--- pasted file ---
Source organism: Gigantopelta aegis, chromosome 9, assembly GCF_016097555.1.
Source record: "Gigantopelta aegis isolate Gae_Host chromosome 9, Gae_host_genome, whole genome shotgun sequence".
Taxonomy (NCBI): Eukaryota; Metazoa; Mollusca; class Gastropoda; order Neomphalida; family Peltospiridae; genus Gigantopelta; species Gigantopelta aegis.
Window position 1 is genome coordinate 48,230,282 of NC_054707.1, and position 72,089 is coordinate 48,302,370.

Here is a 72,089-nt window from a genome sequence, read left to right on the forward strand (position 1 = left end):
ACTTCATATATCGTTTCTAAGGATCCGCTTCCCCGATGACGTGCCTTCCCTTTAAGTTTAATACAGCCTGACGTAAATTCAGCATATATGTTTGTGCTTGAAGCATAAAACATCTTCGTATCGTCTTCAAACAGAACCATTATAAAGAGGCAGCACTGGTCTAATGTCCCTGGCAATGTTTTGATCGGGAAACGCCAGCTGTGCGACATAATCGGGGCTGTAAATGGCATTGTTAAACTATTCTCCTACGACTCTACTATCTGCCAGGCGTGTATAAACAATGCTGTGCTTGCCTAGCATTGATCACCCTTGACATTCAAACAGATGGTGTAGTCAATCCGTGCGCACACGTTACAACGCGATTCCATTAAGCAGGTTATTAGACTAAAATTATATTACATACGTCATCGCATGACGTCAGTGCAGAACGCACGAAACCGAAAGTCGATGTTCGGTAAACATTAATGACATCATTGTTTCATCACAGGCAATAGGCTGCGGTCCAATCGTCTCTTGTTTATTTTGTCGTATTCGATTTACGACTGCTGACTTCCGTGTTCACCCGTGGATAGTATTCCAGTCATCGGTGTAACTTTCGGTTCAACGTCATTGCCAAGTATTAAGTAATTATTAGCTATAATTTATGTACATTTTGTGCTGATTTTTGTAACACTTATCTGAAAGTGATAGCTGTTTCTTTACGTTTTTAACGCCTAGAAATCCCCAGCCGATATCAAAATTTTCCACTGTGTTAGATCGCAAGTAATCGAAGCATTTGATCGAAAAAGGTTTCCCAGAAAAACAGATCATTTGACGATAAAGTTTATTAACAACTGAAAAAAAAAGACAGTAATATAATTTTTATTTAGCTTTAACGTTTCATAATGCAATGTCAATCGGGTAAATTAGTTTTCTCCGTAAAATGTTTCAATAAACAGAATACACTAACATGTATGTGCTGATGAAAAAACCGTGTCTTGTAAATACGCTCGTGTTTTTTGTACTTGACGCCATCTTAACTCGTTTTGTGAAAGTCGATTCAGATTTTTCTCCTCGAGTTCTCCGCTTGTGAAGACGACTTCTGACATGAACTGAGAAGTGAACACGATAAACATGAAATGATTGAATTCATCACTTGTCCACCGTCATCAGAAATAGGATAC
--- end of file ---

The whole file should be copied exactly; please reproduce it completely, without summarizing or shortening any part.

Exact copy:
Source organism: Gigantopelta aegis, chromosome 9, assembly GCF_016097555.1.
Source record: "Gigantopelta aegis isolate Gae_Host chromosome 9, Gae_host_genome, whole genome shotgun sequence".
Taxonomy (NCBI): Eukaryota; Metazoa; Mollusca; class Gastropoda; order Neomphalida; family Peltospiridae; genus Gigantopelta; species Gigantopelta aegis.
Window position 1 is genome coordinate 48,230,282 of NC_054707.1, and position 72,089 is coordinate 48,302,370.

Here is a 72,089-nt window from a genome sequence, read left to right on the forward strand (position 1 = left end):
ACTTCATATATCGTTTCTAAGGATCCGCTTCCCCGATGACGTGCCTTCCCTTTAAGTTTAATACAGCCTGACGTAAATTCAGCATATATGTTTGTGCTTGAAGCATAAAACATCTTCGTATCGTCTTCAAACAGAACCATTATAAAGAGGCAGCACTGGTCTAATGTCCCTGGCAATGTTTTGATCGGGAAACGCCAGCTGTGCGACATAATCGGGGCTGTAAATGGCATTGTTAAACTATTCTCCTACGACTCTACTATCTGCCAGGCGTGTATAAACAATGCTGTGCTTGCCTAGCATTGATCACCCTTGACATTCAAACAGATGGTGTAGTCAATCCGTGCGCACACGTTACAACGCGATTCCATTAAGCAGGTTATTAGACTAAAATTATATTACATACGTCATCGCATGACGTCAGTGCAGAACGCACGAAACCGAAAGTCGATGTTCGGTAAACATTAATGACATCATTGTTTCATCACAGGCAATAGGCTGCGGTCCAATCGTCTCTTGTTTATTTTGTCGTATTCGATTTACGACTGCTGACTTCCGTGTTCACCCGTGGATAGTATTCCAGTCATCGGTGTAACTTTCGGTTCAACGTCATTGCCAAGTATTAAGTAATTATTAGCTATAATTTATGTACATTTTGTGCTGATTTTTGTAACACTTATCTGAAAGTGATAGCTGTTTCTTTACGTTTTTAACGCCTAGAAATCCCCAGCCGATATCAAAATTTTCCACTGTGTTAGATCGCAAGTAATCGAAGCATTTGATCGAAAAAGGTTTCCCAGAAAAACAGATCATTTGACGATAAAGTTTATTAACAACTGAAAAAAAAAGACAGTAATATAATTTTTATTTAGCTTTAACGTTTCATAATGCAATGTCAATCGGGTAAATTAGTTTTCTCCGTAAAATGTTTCAATAAACAGAATACACTAACATGTATGTGCTGATGAAAAAACCGTGTCTTGTAAATACGCTCGTGTTTTTTGTACTTGACGCCATCTTAACTCGTTTTGTGAAAGTCGATTCAGATTTTTCTCCTCGAGTTCTCCGCTTGTGAAGACGACTTCTGACATGAACTGAGAAGTGAACACGATAAACATGAAATGATTGAATTCATCACTTGTCCACCGTCATCAGAAATAGGATAC